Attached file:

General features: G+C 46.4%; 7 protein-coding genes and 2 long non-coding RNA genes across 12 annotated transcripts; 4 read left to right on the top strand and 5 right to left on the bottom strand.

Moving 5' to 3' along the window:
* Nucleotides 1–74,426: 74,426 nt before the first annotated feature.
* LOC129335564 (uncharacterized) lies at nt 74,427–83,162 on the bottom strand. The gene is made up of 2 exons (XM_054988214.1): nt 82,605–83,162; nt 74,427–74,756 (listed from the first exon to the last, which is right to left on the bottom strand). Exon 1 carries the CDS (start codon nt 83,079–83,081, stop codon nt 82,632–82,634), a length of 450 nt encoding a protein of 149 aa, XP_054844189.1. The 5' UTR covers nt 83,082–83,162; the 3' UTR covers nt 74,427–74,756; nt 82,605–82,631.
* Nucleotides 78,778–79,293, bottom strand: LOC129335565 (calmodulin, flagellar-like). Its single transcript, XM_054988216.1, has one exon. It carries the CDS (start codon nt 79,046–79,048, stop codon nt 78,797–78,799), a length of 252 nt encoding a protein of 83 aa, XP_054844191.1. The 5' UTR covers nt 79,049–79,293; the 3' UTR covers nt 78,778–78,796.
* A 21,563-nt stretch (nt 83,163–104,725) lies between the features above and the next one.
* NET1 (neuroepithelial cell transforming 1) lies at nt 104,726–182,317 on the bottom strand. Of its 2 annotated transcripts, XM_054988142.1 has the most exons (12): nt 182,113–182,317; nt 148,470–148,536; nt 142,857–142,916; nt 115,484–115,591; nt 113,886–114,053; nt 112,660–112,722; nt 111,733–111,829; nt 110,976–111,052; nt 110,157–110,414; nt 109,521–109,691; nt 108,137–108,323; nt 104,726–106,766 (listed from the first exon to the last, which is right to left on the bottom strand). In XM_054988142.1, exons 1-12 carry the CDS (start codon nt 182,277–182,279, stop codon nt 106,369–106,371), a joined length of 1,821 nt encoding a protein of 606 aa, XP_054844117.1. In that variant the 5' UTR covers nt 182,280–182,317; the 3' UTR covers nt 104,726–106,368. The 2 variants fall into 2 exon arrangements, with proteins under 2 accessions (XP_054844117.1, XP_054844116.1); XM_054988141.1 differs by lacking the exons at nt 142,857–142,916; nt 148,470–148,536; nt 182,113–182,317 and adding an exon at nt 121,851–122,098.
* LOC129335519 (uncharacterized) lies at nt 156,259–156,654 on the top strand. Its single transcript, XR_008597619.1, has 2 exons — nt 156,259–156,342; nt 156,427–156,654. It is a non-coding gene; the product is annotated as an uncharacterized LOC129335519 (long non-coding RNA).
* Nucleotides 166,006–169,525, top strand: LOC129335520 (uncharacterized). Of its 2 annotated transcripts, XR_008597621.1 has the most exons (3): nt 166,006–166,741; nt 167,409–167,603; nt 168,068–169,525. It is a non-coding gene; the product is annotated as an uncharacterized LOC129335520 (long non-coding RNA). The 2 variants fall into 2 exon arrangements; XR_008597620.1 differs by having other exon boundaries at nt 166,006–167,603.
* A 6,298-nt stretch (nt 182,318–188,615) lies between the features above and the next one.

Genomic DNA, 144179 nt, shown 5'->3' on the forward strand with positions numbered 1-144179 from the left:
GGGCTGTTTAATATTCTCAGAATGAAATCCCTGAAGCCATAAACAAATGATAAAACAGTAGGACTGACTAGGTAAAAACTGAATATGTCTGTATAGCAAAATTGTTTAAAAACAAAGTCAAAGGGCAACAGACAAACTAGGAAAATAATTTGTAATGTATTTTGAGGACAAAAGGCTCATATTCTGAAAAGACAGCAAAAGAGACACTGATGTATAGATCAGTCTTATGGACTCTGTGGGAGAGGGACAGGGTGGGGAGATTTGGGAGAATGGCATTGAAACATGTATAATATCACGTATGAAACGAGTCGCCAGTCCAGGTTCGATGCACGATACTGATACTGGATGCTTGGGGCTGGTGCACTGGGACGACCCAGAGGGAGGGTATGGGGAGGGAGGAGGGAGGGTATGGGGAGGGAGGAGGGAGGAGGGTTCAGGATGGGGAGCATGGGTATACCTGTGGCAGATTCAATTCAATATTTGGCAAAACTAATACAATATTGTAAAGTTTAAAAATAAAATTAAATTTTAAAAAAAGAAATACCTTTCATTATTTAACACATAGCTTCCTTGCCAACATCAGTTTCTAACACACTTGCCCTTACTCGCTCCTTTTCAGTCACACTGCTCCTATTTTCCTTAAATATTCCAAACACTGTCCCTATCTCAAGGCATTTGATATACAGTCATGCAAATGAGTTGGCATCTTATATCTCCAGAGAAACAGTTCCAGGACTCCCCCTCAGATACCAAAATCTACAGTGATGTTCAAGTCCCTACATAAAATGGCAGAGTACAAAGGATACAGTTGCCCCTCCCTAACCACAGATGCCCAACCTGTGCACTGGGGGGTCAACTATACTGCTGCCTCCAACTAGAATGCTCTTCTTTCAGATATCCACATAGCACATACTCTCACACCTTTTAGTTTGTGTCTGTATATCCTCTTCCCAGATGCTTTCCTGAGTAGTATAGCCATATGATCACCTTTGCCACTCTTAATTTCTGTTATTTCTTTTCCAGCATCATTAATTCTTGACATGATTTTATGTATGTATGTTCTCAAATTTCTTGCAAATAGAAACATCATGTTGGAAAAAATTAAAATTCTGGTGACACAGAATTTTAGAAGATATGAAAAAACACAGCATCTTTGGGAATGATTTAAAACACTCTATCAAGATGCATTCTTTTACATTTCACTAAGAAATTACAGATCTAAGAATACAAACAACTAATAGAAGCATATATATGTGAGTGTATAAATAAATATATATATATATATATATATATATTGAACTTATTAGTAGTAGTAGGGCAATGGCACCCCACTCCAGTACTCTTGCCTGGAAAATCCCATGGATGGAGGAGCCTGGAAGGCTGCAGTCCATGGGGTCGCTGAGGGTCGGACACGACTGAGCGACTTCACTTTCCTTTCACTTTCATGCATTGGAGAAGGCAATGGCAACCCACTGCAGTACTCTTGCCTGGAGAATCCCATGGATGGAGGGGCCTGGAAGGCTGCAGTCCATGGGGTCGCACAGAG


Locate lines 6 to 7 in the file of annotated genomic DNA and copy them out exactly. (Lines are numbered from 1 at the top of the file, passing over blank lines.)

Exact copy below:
* A 21,563-nt stretch (nt 83,163–104,725) lies between the features above and the next one.
* NET1 (neuroepithelial cell transforming 1) lies at nt 104,726–182,317 on the bottom strand. Of its 2 annotated transcripts, XM_054988142.1 has the most exons (12): nt 182,113–182,317; nt 148,470–148,536; nt 142,857–142,916; nt 115,484–115,591; nt 113,886–114,053; nt 112,660–112,722; nt 111,733–111,829; nt 110,976–111,052; nt 110,157–110,414; nt 109,521–109,691; nt 108,137–108,323; nt 104,726–106,766 (listed from the first exon to the last, which is right to left on the bottom strand). In XM_054988142.1, exons 1-12 carry the CDS (start codon nt 182,277–182,279, stop codon nt 106,369–106,371), a joined length of 1,821 nt encoding a protein of 606 aa, XP_054844117.1. In that variant the 5' UTR covers nt 182,280–182,317; the 3' UTR covers nt 104,726–106,368. The 2 variants fall into 2 exon arrangements, with proteins under 2 accessions (XP_054844117.1, XP_054844116.1); XM_054988141.1 differs by lacking the exons at nt 142,857–142,916; nt 148,470–148,536; nt 182,113–182,317 and adding an exon at nt 121,851–122,098.